She also loved to snuggle her head into one of us while we rubbed her ears. She’d stand and ask for this, you’d have to stop everything and just focus on giving her love. And then she was done and would lie down and contently go to sleep. Really, she wasn’t a very demanding hound, she just wanted love and attention…and food, a lot of food….she did love food.
We can’t say we weren’t warned, but then we knew it….taking on any animal, especially one with special needs already, is always risking heartbreak. Not even a risk, because, really, because it’s pretty much an absolute given with most animals.
“We who choose to surround ourselves with lives even more temporary than our own live within a fragile circle, easily and often breached. Unable to accept its awful gaps, we still would live no other way. We cherish memory as the only certain immortality, never fully understanding the necessary plan” Irving Townsend
The seizures never really became much of an issue, except for one time. She had one, it was rather terrifying when it happened, we got through it, got her meds adjusted and she never had another one. At least not that kind. She did have mysterious swellings on her joints and face and/or neck, sometimes with pain, sometimes apparently no pain. Sometimes she would appear to be lame or have a “stiff neck” with no swelling. We kept taking her back to the vet to try to figure it out with no luck. The question of if she was possibly hurting herself during seizures we didn’t see was ruled out as there just wasn’t that much time we were not with her and none of the events lined up with us being gone or sleeping (it’s not like I have ever slept well or soundly, to begin with). Another symptom was that Gáinne loved walks with us and the boys, some days happily going for long ones, but some days she was also just to lethargic, she’d stop and that was it, no movement until we turned. to go home.
The loss of Sachairi was a huge blow to Gráinne. Our pack has alway mourned hard but due to her health issues, she seemed physically blown to some extent, rather than just emotionally. She was starting to come around more, however, that April when it was time for her, Gleann and the cat to get their annual check-ups. Due to the mystery issues she had been presenting and Gleann getting his wellness blood work due to age, we had an Anti Nuclear Antibody screening to check for lupus and when that was negative decided to do the wellness panel on her as well.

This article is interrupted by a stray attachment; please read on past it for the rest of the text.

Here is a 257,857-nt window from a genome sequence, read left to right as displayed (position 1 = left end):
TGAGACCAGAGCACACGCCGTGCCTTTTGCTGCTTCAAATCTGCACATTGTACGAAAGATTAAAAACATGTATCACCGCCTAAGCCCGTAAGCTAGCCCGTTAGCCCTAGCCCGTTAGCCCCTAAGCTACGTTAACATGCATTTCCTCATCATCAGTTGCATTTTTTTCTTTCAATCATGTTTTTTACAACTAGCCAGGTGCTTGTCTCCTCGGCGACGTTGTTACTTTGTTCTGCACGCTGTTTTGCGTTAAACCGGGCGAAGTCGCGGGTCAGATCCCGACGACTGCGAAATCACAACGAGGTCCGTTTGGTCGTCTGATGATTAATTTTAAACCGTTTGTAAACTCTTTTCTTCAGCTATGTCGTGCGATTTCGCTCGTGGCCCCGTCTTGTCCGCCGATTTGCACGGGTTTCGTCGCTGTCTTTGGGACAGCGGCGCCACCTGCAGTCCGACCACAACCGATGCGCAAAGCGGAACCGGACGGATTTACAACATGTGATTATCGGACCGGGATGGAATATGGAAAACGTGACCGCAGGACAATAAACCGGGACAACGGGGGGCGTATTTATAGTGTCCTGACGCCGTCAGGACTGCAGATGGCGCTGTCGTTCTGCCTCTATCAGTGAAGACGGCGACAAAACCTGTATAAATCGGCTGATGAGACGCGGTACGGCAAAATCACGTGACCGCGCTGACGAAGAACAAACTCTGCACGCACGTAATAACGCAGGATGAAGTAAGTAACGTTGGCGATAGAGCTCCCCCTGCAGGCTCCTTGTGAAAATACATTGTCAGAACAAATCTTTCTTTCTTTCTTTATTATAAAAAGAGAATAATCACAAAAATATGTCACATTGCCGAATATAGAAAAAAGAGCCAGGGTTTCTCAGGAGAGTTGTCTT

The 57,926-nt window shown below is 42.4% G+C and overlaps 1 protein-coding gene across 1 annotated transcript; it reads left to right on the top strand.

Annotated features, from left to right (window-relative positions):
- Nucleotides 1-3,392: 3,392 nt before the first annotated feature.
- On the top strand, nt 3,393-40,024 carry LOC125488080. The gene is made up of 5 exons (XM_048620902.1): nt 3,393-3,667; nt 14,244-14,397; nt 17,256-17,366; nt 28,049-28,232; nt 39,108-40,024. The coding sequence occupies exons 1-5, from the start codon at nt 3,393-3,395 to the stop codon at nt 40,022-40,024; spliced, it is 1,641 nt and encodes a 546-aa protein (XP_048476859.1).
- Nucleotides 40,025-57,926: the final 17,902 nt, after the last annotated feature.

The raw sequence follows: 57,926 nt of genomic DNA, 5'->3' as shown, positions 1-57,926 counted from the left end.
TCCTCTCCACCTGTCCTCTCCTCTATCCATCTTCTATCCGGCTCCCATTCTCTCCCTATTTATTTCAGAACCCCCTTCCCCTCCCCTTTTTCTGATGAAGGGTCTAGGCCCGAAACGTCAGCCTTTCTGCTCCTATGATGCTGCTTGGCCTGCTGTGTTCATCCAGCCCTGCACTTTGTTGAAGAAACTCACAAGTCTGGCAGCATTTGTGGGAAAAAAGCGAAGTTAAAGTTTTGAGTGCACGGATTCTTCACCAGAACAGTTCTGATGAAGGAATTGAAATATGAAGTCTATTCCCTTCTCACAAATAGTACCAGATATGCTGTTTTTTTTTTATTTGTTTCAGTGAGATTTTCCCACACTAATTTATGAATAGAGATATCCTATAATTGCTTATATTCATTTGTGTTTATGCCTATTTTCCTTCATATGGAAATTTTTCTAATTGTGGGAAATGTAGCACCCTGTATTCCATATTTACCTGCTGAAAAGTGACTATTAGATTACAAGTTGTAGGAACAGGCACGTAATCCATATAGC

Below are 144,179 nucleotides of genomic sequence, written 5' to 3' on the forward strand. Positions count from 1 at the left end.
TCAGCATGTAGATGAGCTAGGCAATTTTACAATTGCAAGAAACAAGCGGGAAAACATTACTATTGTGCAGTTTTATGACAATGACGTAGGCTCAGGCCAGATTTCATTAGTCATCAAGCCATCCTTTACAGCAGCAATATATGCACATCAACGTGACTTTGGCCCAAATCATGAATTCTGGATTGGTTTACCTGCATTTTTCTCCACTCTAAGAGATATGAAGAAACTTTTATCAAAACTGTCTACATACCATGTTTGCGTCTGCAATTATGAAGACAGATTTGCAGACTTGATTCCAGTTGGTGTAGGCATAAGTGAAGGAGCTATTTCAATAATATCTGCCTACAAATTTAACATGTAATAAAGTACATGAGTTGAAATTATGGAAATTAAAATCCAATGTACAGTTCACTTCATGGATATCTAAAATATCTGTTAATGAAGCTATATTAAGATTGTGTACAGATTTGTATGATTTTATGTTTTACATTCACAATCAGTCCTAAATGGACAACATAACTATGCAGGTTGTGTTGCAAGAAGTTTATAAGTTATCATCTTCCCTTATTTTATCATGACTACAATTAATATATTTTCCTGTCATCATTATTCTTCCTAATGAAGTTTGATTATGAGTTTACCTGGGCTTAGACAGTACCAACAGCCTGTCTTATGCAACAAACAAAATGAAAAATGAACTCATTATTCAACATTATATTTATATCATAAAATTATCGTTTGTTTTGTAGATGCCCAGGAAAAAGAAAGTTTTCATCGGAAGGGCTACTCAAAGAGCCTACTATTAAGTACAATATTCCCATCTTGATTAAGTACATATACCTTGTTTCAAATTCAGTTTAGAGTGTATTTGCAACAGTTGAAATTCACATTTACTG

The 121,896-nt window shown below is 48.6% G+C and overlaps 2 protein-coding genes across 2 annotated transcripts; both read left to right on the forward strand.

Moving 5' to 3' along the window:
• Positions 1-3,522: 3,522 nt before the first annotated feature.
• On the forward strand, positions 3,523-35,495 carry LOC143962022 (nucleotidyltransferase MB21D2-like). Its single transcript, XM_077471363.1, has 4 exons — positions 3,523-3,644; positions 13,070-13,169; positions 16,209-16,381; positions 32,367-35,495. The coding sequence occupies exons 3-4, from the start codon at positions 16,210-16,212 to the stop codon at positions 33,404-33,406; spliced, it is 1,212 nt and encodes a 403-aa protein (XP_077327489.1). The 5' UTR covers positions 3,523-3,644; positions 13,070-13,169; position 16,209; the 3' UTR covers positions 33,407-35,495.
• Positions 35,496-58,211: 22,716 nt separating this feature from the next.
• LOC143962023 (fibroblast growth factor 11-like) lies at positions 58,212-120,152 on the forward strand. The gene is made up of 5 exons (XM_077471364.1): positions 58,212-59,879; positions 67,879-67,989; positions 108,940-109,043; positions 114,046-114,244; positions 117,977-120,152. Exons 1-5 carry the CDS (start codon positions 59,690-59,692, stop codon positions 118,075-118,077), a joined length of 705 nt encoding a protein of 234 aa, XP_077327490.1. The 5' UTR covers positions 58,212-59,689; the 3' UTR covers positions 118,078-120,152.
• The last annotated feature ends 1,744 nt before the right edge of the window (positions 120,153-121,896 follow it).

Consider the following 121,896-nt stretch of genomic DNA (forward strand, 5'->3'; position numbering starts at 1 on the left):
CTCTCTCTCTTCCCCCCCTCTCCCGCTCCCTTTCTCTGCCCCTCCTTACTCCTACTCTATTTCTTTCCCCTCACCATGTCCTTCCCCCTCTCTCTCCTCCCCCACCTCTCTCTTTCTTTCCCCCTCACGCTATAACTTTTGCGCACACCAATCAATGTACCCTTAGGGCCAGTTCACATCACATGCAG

It came back as showing leukemia. This was terrifying and we were right to be terrified but not due to leukemia, it turned out.
We took her to an oncologist at Peak Veterinary Referral Services in VT, who determined it was Chronic Lymphocytic Leukemia (CLL) her blood levels were not something to worry about or act on immediately, so we began to have it monitored regularly while we focused on getting Gleann diagnosed and treated for his hypercalcemia which was, at that point, more urgent.
Within a couple of months after Gleann had his surgery Gráinne’s numbers did show some rise. We worked on fundraising to get her started on chemo. Then she began getting skin lesions and her numbers sored, this was about the time Aaron broke his leg as well. We had more tests and it turned out that she also had Cutaneous Lymphoma, which was much more aggressive than the leukemia. She had an incident where, well, something happened in her brain that wasn’t like her seizures, just two days before she was to start chemo. It was more like a stroke. This likely was the lymphoma causing a lesion in her brain. We took her the oncologist and it was decided to give her one chemo dose, with the knowledge it was unlikely to do anything long term. It would, however, give her a few days for us to say goodbye. We made arrangements to release her from her ravaged body later that week. Unfortunately, she had another similar brain incident, so hours before her scheduled time we took her to the Littleton Emergency Vet to let her go on March 2, 2017.
It’s hard to write all this, which is why it took so long to get it down. None of this does her justice. It’s truly impossible to really capture what a delightful and quirky hound she was. Who sang like a coywolf, who watched over her fluffy boys, who quietly accepted the “strange dog” (aka cat). She never learned to get on a couch or bed on her own, and never really relaxed when we lifted her on., but she was the walking stomach that we expect Greyhounds to be right until her last day. We so wish we had more time.